As Stephen walks along the beach, counting his steps with eyes closed, he thinks, "A very short space of time through very short times of space. Five, six: the nacheinander. Exactly: and that is the ineluctable modality of the audible." A moment later he imagines what would happen if he "fell through the nebeneinander ineluctably.... My two feet in his boots are at the ends of his legs, nebeneinander." The German words nacheinander (after-one-another) and nebeneinander (next-to-one-another) describe two types of sensory perception, "audible" and "visible" respectively in words that Stephen also uses here. The interactions of time and space evoked by this pair of terms are important in Joyce's art, but his thoughts about them in Proteus differ significantly from ones he had at the end of A Portrait of the Artist as a Young Man.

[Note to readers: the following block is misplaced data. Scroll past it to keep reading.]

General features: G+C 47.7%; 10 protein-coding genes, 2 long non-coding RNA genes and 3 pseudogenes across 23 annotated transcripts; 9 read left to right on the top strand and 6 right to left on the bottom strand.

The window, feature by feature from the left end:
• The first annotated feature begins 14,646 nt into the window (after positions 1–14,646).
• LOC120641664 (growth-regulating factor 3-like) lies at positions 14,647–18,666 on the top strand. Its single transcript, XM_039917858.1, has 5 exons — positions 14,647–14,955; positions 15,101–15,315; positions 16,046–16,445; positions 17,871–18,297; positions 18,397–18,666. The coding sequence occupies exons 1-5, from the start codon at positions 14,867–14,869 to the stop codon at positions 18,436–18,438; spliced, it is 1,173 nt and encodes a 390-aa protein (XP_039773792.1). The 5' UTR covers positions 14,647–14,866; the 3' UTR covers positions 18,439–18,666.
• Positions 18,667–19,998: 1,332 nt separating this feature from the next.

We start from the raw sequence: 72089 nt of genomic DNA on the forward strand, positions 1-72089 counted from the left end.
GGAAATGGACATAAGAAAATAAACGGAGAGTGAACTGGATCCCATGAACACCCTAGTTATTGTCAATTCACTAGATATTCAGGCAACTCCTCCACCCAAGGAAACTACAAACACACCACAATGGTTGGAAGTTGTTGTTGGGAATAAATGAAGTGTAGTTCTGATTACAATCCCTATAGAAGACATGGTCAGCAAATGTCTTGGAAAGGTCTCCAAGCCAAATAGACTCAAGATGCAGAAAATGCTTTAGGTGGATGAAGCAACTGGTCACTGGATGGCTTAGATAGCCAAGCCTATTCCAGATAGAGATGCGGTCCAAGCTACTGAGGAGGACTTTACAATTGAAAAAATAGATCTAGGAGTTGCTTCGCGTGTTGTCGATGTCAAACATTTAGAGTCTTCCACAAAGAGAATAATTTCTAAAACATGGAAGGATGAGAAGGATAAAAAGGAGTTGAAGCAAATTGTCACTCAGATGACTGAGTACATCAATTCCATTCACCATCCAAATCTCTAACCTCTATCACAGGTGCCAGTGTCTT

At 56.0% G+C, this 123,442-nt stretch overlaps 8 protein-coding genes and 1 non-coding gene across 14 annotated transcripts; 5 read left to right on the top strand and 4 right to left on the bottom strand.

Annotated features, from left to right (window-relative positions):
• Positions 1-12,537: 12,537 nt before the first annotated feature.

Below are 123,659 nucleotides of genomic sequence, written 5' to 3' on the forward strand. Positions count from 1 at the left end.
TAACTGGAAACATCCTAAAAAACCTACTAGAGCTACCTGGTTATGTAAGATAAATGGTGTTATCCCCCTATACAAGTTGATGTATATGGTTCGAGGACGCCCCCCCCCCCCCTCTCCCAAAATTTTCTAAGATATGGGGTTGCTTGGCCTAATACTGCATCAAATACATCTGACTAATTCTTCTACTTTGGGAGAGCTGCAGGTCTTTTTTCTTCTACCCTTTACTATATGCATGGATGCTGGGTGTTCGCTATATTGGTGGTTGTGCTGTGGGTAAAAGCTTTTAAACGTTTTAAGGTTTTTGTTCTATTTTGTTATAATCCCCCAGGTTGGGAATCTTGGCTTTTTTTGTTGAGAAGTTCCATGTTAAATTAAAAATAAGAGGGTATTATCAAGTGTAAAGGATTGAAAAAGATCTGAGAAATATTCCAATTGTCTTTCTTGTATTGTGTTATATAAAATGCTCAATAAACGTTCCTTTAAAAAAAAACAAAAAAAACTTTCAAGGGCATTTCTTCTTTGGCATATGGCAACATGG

John Hunt 2024

Laocoon: An Essay upon the Limits of Painting and Poetry, with remarks illustrative of various points in the history of ancient art, by Gotthold Ephraim Lessing, translated by Ellen Frothingham (1877). Source:

Portrait of the Austrian philosopher Otto Weininger, made in 1903 by an unknown photographer. Source: Wikimedia Commons.